I began the pre-start check in line with a checklist, which is straight from the Pilot's Operating Handbook for the aircraft. I selected "both" on the fuel selector. I then decided to read straight from the checklist, but I could not locate it. I knew it had been on the passenger seat a moment before and I suspected that it might have fallen out without being noticed. I leaned over and opened the passenger door and looked to the ground to locate the list.

I then saw a large pool of fluid on the ground around the front of the aircraft. As I knew that the fluid had not been there a couple of minutes earlier, I alighted to investigate. As I shut the door I saw a heavy stream of fuel falling from the cowl flap over the exhaust stub, and over the nosewheel onto the ground. I estimate that there would have been at least twenty litres on the ground already.

I immediately re-entered the aircraft and switched the fuel selector to off. I then investigated and found the fuel appeared to be coming from the carburettor. The fuel tender was nearby and the operator and I were about to place some absorbent material on the spill, At this time the very heavy but short rain scud arrived and completely washed the area clean of fuel.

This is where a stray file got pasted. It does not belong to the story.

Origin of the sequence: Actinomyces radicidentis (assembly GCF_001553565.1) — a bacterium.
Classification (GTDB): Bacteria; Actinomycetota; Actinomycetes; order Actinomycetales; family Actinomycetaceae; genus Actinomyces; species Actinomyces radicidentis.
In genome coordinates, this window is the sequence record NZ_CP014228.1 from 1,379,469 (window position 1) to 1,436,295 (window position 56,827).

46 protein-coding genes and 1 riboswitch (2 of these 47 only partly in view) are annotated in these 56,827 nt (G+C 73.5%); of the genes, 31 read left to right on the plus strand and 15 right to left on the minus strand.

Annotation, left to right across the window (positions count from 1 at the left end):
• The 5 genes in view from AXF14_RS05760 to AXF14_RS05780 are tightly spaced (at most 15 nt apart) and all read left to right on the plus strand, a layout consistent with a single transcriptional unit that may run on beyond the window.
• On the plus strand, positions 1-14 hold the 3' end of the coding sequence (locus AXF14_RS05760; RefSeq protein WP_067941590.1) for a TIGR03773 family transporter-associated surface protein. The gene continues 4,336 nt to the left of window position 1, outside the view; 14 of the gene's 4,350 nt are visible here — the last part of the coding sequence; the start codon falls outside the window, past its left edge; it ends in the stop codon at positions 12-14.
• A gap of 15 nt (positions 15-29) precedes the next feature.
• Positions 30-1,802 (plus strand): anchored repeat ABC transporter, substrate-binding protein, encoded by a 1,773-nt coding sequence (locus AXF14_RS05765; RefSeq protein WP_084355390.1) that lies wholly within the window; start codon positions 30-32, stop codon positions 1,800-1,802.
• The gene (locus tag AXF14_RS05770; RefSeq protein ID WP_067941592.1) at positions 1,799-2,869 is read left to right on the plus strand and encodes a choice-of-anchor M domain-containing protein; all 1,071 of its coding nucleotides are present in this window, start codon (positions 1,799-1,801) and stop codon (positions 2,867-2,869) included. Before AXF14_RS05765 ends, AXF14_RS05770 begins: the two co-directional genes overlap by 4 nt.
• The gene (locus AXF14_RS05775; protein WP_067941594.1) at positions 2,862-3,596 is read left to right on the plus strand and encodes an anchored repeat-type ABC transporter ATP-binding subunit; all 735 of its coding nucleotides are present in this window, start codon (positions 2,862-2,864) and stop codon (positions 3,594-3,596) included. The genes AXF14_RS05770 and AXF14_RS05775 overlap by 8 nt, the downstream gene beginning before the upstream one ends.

My pre-flight external inspection has now been altered to placing the fuel selector in the 'both' position before the inspection in order to prevent a repeat event. The breeze, blowing at right angles to the aircraft, carried the smell of the fuel spill away from the aircraft, Had I not lost that checklist and hit the starter, I believe that it would have resulted in the destruction of an otherwise perfectly good aeroplane.